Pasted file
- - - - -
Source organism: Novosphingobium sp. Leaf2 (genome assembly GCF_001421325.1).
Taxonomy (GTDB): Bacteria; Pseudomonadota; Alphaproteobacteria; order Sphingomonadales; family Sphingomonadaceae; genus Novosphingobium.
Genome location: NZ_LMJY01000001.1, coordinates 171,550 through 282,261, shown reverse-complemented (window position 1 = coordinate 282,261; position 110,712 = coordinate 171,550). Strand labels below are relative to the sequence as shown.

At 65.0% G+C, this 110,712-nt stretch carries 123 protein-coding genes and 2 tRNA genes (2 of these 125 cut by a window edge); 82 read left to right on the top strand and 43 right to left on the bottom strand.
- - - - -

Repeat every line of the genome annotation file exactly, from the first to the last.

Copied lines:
Source organism: Novosphingobium sp. Leaf2 (genome assembly GCF_001421325.1).
Taxonomy (GTDB): Bacteria; Pseudomonadota; Alphaproteobacteria; order Sphingomonadales; family Sphingomonadaceae; genus Novosphingobium.
Genome location: NZ_LMJY01000001.1, coordinates 171,550 through 282,261, shown reverse-complemented (window position 1 = coordinate 282,261; position 110,712 = coordinate 171,550). Strand labels below are relative to the sequence as shown.

At 65.0% G+C, this 110,712-nt stretch carries 123 protein-coding genes and 2 tRNA genes (2 of these 125 cut by a window edge); 82 read left to right on the top strand and 43 right to left on the bottom strand.